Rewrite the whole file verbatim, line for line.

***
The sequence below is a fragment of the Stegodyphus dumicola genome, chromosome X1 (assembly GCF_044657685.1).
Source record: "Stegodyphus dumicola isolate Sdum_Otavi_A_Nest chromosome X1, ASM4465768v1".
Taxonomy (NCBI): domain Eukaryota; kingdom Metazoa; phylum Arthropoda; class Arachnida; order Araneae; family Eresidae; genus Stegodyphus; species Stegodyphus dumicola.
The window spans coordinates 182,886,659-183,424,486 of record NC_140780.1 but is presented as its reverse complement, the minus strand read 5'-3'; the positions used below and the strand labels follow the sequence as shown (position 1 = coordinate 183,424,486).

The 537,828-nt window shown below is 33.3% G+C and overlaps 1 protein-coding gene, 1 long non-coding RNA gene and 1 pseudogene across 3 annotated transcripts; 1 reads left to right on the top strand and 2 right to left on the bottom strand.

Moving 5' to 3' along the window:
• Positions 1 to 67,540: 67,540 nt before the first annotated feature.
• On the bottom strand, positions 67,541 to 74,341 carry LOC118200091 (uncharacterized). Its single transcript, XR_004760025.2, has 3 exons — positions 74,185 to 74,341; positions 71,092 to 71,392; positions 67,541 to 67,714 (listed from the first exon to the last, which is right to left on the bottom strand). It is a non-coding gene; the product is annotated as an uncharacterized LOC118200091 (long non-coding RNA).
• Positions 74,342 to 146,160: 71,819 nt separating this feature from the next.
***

The sequence below is a fragment of the Stegodyphus dumicola genome, chromosome X1 (assembly GCF_044657685.1).
Source record: "Stegodyphus dumicola isolate Sdum_Otavi_A_Nest chromosome X1, ASM4465768v1".
Taxonomy (NCBI): domain Eukaryota; kingdom Metazoa; phylum Arthropoda; class Arachnida; order Araneae; family Eresidae; genus Stegodyphus; species Stegodyphus dumicola.
The window spans coordinates 182,886,659-183,424,486 of record NC_140780.1 but is presented as its reverse complement, the minus strand read 5'-3'; the positions used below and the strand labels follow the sequence as shown (position 1 = coordinate 183,424,486).

The 537,828-nt window shown below is 33.3% G+C and overlaps 1 protein-coding gene, 1 long non-coding RNA gene and 1 pseudogene across 3 annotated transcripts; 1 reads left to right on the top strand and 2 right to left on the bottom strand.

Moving 5' to 3' along the window:
• Positions 1 to 67,540: 67,540 nt before the first annotated feature.
• On the bottom strand, positions 67,541 to 74,341 carry LOC118200091 (uncharacterized). Its single transcript, XR_004760025.2, has 3 exons — positions 74,185 to 74,341; positions 71,092 to 71,392; positions 67,541 to 67,714 (listed from the first exon to the last, which is right to left on the bottom strand). It is a non-coding gene; the product is annotated as an uncharacterized LOC118200091 (long non-coding RNA).
• Positions 74,342 to 146,160: 71,819 nt separating this feature from the next.